A pox on everyone’s house

Andy Schmulow argues that the controvesy surrounding ASIC and its handling of the Commonwealth Bank have seriously damaged the financial planning industry and left few people deserving of any real credit.

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The scandal engulfing the Commonwealth Bank (CBA) and the Australian Securities and Investments Commission (ASIC) does no one any good - least of all financial planners who work hard to serve their customers, and who scrupulously put their customers’ best interests first.

The facts become more tawdry with every passing day. ASIC has failed demonstrably in its remit, and has let down the Australian public badly. 

First, ASIC failed to act upon the voluminous information provided to it by whistle-blowers, who placed themselves and their careers at risk. Second, ASIC failed the victims of the CBA financial planning division, who were desperate - precisely the people that ASIC was created to protect. Third, ASIC allowed itself to be misled by CBA as to whether there was a problem at all. 

For a Commission charged with investigating malfeasance, to have placed such faith in a bank, where there was prima facie evidence of criminality, is both depressing and pathetic. Under questioning, an ASIC deputy commissioner conceded he was concerned that legal advice to victims would be prohibitively expensive for the CBA! Not, mind you, concerned with the costs to consumers of CBA fraud. 

This line of reasoning is a palpable disgrace. Nowhere in ASIC’s remit are they responsible for CBA’s balance sheet. ASIC’s priorities are simply back-to front. For ASIC to claim that it is hamstrung by government funding cuts is nonsense. Compare the work done by the ACCC, which subsists under the same strictures as ASIC, and you will quickly become aware of the difference between the two. But for ASIC to have then misled Parliament is simply unforgivable. [ASIC chairman] Greg Medcraft’s position must now be regarded as untenable, and he should resign. Failing which, he should be sacked. Nothing less will restore confidence in the Commission. 

I recommend Alan Fels as his replacement. Further, if funding is so critical, then an incentive compatible system should be considered. I propose ASIC be allowed to keep a portion of whatever fines or damages they levy, as a practical solution both to their funding shortfalls, and as an incentive for them to get on and do their job.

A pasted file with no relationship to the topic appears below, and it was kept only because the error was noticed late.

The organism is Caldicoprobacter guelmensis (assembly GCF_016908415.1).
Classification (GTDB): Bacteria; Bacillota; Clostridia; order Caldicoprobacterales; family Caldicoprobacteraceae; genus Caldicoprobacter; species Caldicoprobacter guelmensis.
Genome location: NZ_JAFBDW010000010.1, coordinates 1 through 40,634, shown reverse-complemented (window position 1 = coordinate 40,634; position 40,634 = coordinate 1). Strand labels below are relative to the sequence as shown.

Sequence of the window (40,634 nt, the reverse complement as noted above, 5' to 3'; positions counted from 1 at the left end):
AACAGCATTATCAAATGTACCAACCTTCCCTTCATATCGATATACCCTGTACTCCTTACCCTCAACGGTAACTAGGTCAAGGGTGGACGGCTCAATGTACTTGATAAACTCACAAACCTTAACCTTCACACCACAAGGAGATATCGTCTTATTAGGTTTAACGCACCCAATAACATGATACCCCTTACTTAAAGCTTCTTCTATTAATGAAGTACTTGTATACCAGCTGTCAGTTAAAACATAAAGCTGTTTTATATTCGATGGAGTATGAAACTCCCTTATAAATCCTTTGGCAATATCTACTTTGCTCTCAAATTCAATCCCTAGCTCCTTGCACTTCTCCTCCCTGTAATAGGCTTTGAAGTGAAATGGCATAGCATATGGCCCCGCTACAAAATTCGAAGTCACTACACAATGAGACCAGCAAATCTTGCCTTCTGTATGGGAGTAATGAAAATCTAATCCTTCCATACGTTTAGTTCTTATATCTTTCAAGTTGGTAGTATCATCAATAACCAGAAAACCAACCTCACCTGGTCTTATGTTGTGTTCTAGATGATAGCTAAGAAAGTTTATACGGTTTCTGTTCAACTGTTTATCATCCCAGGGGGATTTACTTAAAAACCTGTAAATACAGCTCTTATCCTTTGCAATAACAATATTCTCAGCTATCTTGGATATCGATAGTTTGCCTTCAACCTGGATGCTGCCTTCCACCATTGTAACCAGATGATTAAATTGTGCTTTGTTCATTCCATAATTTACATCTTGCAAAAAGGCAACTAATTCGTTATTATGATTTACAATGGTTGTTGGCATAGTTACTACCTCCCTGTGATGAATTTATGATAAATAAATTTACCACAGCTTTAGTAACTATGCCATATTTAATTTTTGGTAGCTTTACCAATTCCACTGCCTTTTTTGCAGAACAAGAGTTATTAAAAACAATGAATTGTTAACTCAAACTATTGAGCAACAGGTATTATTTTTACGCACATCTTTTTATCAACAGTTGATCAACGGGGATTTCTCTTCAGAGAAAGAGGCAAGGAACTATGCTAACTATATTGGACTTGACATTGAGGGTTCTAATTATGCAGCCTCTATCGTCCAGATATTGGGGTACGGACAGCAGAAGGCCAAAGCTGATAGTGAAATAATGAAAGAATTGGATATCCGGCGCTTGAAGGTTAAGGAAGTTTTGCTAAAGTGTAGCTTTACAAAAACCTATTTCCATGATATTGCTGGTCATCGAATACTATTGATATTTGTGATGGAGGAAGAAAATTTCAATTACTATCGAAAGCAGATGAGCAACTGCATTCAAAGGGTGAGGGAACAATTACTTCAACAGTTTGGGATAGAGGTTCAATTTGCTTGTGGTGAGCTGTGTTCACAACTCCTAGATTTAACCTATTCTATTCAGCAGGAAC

Second, I turn to our government. The Senate Report is comprehensive, balanced and fair. All except for LNP Senator [David] Bushby’s minority report, which he compiled despite his absence on the most important day of testimony: those of the victims and the whistle-blower. Furthermore, it comprises a mere 10 per cent of the Report. Yet within mere hours of the Report’s release, Minister for Finance, Senator [Mathias] Cormann, had digested a Report running to almost 600 pages, and decided Senator Bushby’s minority report was convincing. 

Co-incidentally this is the same position adopted by CBA. This smacks of collusion. Mathias Cormann owes the public an apology, as does Senator Bushby. Cormann should then adopt the recommendations of the Report, and stop covering for criminal elements in the CBA.

Third, there is the evident rot in corporate governance at the CBA. Apart from also having misled Parliament, it is of note that CBA’s compliance department identified irregularities in the financial advisory division, reported those, and were overruled by their superiors. This was a catastrophic failure in corporate governance. Add to this the fraud committed in CBA’s home-loans department, and a pattern begins to emerge; a pattern of a bank going rogue.

This is unacceptable for our biggest financial institution. Thus far, apart from those individuals who were directly responsible for criminal conduct, no heads have rolled at CBA. CBA’s Directors, responsible for Compliance and Risk during this period, have a case to answer, as does the then Chairman and CEO. And by answer I don’t mean to shareholders. I mean to taxpayers who underwrote CBA’s liabilities during the GFC. 

Ian Narev, the current CEO, has been deafening in his silence. Where is his mea culpa? Where are the details of who in the bank’s executive management have been required to take responsibility? Where are the details of the changes to compliance, risk, and corporate governance, to ensure this never happens again? Where is his apology to the retirees left destitute, and the home-owners forced from their homes by a bank that acted like an aggressive bully? Where is the independently managed compensation scheme that will compensate retirees and home-owners, not just for their financial losses, with interest, but for their emotional and psychological distress? Where is the offer from CBA to compensate ASIC and the Senate for the costs of running this investigation? And why has ASIC not brought criminal charges against each and every person who knowingly provided forged documents in foreclosure proceedings? Instead the CBA has issued a perfunctory press release, essentially still denying wrongdoing, and referencing primarily the minority report. 

 Even BP, eviscerated for their manhandling of the Deepwater Horizon spill, did a better job than this. When CBA, ASIC and the Finance Ministry is bested by a petrochemical company, you begin to get the full extent of how bad this really is.

Dr Andy Schmulow is founder of The Institute for Financial Regulatory Research, and a Visiting Fellow in the Oliver Schreiner School of Law, Witwatersrand University, Johannesburg. 




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